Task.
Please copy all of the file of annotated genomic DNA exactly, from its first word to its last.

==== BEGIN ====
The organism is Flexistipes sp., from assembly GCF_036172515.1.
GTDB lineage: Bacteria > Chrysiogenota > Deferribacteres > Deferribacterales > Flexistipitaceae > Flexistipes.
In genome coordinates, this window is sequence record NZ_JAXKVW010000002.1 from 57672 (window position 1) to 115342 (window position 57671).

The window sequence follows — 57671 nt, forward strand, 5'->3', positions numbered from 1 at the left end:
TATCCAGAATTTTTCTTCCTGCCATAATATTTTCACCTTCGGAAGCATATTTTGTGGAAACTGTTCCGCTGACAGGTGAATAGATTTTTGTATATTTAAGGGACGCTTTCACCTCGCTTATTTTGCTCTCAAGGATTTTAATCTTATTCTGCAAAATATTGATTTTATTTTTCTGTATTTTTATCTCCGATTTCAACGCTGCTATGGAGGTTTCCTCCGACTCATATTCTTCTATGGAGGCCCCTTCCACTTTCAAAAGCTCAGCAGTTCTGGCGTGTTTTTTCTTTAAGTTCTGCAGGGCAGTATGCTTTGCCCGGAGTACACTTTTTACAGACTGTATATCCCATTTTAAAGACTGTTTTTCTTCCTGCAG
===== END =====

The organism is Flexistipes sp., from assembly GCF_036172515.1.
GTDB lineage: Bacteria > Chrysiogenota > Deferribacteres > Deferribacterales > Flexistipitaceae > Flexistipes.
In genome coordinates, this window is sequence record NZ_JAXKVW010000002.1 from 57672 (window position 1) to 115342 (window position 57671).

The window sequence follows — 57671 nt, forward strand, 5'->3', positions numbered from 1 at the left end:
TATCCAGAATTTTTCTTCCTGCCATAATATTTTCACCTTCGGAAGCATATTTTGTGGAAACTGTTCCGCTGACAGGTGAATAGATTTTTGTATATTTAAGGGACGCTTTCACCTCGCTTATTTTGCTCTCAAGGATTTTAATCTTATTCTGCAAAATATTGATTTTATTTTTCTGTATTTTTATCTCCGATTTCAACGCTGCTATGGAGGTTTCCTCCGACTCATATTCTTCTATGGAGGCCCCTTCCACTTTCAAAAGCTCAGCAGTTCTGGCGTGTTTTTTCTTTAAGTTCTGCAGGGCAGTATGCTTTGCCCGGAGTACACTTTTTACAGACTGTATATCCCATTTTAAAGACTGTTTTTCTTCCTGCAG